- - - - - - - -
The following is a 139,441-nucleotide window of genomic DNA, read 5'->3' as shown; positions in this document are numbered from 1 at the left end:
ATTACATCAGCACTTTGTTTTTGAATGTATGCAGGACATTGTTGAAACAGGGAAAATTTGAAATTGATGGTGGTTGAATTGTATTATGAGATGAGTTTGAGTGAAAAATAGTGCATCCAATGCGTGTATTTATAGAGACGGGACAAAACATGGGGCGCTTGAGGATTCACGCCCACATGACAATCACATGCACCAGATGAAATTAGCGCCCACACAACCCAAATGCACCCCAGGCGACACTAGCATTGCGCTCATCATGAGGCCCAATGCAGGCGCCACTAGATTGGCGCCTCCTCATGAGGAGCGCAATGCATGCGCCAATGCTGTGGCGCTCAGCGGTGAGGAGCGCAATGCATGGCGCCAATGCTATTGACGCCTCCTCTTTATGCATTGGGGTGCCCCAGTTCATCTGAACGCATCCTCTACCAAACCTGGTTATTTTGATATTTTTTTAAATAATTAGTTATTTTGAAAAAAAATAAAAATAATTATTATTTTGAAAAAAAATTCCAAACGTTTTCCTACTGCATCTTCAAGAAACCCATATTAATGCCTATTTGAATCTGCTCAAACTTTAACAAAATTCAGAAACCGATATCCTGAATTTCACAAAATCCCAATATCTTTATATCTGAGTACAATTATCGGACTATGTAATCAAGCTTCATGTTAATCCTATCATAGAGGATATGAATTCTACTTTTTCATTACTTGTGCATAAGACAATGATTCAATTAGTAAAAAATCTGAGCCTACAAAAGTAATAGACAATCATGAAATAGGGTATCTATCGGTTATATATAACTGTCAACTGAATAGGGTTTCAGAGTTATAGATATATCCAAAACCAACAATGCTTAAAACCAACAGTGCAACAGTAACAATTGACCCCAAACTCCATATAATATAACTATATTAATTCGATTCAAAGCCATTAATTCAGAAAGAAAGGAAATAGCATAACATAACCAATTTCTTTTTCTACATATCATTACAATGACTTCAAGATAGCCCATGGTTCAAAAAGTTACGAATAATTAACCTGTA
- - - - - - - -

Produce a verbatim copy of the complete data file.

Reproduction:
The following is a 139,441-nucleotide window of genomic DNA, read 5'->3' as shown; positions in this document are numbered from 1 at the left end:
ATTACATCAGCACTTTGTTTTTGAATGTATGCAGGACATTGTTGAAACAGGGAAAATTTGAAATTGATGGTGGTTGAATTGTATTATGAGATGAGTTTGAGTGAAAAATAGTGCATCCAATGCGTGTATTTATAGAGACGGGACAAAACATGGGGCGCTTGAGGATTCACGCCCACATGACAATCACATGCACCAGATGAAATTAGCGCCCACACAACCCAAATGCACCCCAGGCGACACTAGCATTGCGCTCATCATGAGGCCCAATGCAGGCGCCACTAGATTGGCGCCTCCTCATGAGGAGCGCAATGCATGCGCCAATGCTGTGGCGCTCAGCGGTGAGGAGCGCAATGCATGGCGCCAATGCTATTGACGCCTCCTCTTTATGCATTGGGGTGCCCCAGTTCATCTGAACGCATCCTCTACCAAACCTGGTTATTTTGATATTTTTTTAAATAATTAGTTATTTTGAAAAAAAATAAAAATAATTATTATTTTGAAAAAAAATTCCAAACGTTTTCCTACTGCATCTTCAAGAAACCCATATTAATGCCTATTTGAATCTGCTCAAACTTTAACAAAATTCAGAAACCGATATCCTGAATTTCACAAAATCCCAATATCTTTATATCTGAGTACAATTATCGGACTATGTAATCAAGCTTCATGTTAATCCTATCATAGAGGATATGAATTCTACTTTTTCATTACTTGTGCATAAGACAATGATTCAATTAGTAAAAAATCTGAGCCTACAAAAGTAATAGACAATCATGAAATAGGGTATCTATCGGTTATATATAACTGTCAACTGAATAGGGTTTCAGAGTTATAGATATATCCAAAACCAACAATGCTTAAAACCAACAGTGCAACAGTAACAATTGACCCCAAACTCCATATAATATAACTATATTAATTCGATTCAAAGCCATTAATTCAGAAAGAAAGGAAATAGCATAACATAACCAATTTCTTTTTCTACATATCATTACAATGACTTCAAGATAGCCCATGGTTCAAAAAGTTACGAATAATTAACCTGTA